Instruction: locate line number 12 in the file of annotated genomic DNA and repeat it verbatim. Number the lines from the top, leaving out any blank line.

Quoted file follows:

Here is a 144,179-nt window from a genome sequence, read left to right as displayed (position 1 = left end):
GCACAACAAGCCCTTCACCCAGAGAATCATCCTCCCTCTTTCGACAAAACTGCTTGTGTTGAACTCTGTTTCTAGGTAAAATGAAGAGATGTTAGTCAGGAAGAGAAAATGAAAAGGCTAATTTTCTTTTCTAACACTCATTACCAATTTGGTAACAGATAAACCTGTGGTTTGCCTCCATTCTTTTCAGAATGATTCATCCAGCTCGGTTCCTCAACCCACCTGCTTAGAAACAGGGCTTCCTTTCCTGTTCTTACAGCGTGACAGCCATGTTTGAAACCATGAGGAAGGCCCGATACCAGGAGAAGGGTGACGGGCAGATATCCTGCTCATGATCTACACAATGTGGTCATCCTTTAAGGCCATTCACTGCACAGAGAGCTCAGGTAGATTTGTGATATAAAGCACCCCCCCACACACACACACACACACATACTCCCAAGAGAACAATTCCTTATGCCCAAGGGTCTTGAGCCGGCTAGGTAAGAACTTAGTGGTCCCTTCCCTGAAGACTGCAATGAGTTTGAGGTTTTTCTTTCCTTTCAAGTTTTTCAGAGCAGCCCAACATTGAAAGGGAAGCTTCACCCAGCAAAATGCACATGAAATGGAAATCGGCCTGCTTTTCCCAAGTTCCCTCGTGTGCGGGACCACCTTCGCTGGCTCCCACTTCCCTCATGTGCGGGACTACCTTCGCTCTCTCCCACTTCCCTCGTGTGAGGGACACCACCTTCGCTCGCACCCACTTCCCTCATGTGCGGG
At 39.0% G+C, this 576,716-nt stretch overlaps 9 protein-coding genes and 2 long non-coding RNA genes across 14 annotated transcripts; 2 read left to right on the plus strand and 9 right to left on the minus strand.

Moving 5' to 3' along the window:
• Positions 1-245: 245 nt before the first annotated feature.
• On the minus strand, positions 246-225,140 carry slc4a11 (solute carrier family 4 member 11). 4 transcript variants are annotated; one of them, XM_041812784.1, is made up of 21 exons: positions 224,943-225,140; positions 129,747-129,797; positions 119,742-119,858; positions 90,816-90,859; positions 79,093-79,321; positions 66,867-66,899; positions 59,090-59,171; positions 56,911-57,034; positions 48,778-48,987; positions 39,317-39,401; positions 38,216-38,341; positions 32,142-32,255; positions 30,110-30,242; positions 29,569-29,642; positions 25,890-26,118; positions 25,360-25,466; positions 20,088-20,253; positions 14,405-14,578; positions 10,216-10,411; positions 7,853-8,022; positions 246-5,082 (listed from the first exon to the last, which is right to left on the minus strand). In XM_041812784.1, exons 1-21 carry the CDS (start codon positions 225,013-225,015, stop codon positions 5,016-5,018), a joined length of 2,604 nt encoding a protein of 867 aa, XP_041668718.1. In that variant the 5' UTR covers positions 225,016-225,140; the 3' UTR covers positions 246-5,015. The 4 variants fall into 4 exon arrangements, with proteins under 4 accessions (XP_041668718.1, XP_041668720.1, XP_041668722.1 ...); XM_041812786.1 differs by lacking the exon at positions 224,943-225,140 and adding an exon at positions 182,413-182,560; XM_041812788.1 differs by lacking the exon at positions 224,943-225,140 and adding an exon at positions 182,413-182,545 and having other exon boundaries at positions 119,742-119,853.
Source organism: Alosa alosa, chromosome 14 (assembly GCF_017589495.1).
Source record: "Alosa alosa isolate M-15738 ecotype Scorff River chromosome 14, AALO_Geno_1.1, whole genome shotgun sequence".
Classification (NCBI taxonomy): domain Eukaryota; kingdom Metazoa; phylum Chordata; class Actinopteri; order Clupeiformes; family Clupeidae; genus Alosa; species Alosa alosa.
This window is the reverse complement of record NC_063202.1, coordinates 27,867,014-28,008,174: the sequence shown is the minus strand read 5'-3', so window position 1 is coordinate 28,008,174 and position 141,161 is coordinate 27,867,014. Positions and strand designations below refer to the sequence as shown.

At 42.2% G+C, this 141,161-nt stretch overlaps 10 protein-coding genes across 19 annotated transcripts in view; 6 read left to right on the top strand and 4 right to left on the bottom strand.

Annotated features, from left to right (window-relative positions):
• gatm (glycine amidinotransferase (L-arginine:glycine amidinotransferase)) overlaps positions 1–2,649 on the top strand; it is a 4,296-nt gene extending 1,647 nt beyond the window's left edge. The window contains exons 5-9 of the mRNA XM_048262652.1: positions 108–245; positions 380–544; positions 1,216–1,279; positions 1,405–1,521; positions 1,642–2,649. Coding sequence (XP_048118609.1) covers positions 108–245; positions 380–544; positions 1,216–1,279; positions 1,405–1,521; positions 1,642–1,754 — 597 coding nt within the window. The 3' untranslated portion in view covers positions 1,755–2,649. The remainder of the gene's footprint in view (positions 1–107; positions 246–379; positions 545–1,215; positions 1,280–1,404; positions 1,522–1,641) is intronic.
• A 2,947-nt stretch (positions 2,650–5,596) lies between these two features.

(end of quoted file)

Annotated features, from left to right (window-relative positions):